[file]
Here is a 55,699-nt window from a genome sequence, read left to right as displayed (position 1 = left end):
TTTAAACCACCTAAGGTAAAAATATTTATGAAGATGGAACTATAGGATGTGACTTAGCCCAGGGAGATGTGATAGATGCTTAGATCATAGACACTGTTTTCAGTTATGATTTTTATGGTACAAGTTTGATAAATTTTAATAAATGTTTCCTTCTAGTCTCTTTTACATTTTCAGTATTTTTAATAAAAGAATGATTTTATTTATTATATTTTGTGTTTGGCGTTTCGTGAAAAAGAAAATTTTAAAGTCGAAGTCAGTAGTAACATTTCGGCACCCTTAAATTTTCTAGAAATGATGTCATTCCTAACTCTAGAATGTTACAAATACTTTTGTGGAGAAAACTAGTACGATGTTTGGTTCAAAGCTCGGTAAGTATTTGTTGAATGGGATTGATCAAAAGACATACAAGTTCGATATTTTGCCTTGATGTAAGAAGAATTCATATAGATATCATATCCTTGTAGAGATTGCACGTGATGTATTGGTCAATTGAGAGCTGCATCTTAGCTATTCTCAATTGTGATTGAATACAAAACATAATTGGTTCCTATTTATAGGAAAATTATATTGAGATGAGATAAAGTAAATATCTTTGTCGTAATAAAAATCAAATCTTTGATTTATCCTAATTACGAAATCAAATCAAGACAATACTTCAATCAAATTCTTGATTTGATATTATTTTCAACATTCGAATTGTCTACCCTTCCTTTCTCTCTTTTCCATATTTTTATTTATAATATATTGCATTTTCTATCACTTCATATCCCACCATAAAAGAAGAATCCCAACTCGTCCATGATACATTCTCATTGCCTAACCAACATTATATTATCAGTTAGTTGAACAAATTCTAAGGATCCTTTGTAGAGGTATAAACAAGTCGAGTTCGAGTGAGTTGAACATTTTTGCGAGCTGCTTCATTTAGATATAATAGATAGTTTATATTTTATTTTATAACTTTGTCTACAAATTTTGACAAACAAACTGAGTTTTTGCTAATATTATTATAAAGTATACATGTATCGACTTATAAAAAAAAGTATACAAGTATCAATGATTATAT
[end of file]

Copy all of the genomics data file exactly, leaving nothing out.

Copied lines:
Here is a 55,699-nt window from a genome sequence, read left to right as displayed (position 1 = left end):
TTTAAACCACCTAAGGTAAAAATATTTATGAAGATGGAACTATAGGATGTGACTTAGCCCAGGGAGATGTGATAGATGCTTAGATCATAGACACTGTTTTCAGTTATGATTTTTATGGTACAAGTTTGATAAATTTTAATAAATGTTTCCTTCTAGTCTCTTTTACATTTTCAGTATTTTTAATAAAAGAATGATTTTATTTATTATATTTTGTGTTTGGCGTTTCGTGAAAAAGAAAATTTTAAAGTCGAAGTCAGTAGTAACATTTCGGCACCCTTAAATTTTCTAGAAATGATGTCATTCCTAACTCTAGAATGTTACAAATACTTTTGTGGAGAAAACTAGTACGATGTTTGGTTCAAAGCTCGGTAAGTATTTGTTGAATGGGATTGATCAAAAGACATACAAGTTCGATATTTTGCCTTGATGTAAGAAGAATTCATATAGATATCATATCCTTGTAGAGATTGCACGTGATGTATTGGTCAATTGAGAGCTGCATCTTAGCTATTCTCAATTGTGATTGAATACAAAACATAATTGGTTCCTATTTATAGGAAAATTATATTGAGATGAGATAAAGTAAATATCTTTGTCGTAATAAAAATCAAATCTTTGATTTATCCTAATTACGAAATCAAATCAAGACAATACTTCAATCAAATTCTTGATTTGATATTATTTTCAACATTCGAATTGTCTACCCTTCCTTTCTCTCTTTTCCATATTTTTATTTATAATATATTGCATTTTCTATCACTTCATATCCCACCATAAAAGAAGAATCCCAACTCGTCCATGATACATTCTCATTGCCTAACCAACATTATATTATCAGTTAGTTGAACAAATTCTAAGGATCCTTTGTAGAGGTATAAACAAGTCGAGTTCGAGTGAGTTGAACATTTTTGCGAGCTGCTTCATTTAGATATAATAGATAGTTTATATTTTATTTTATAACTTTGTCTACAAATTTTGACAAACAAACTGAGTTTTTGCTAATATTATTATAAAGTATACATGTATCGACTTATAAAAAAAAGTATACAAGTATCAATGATTATAT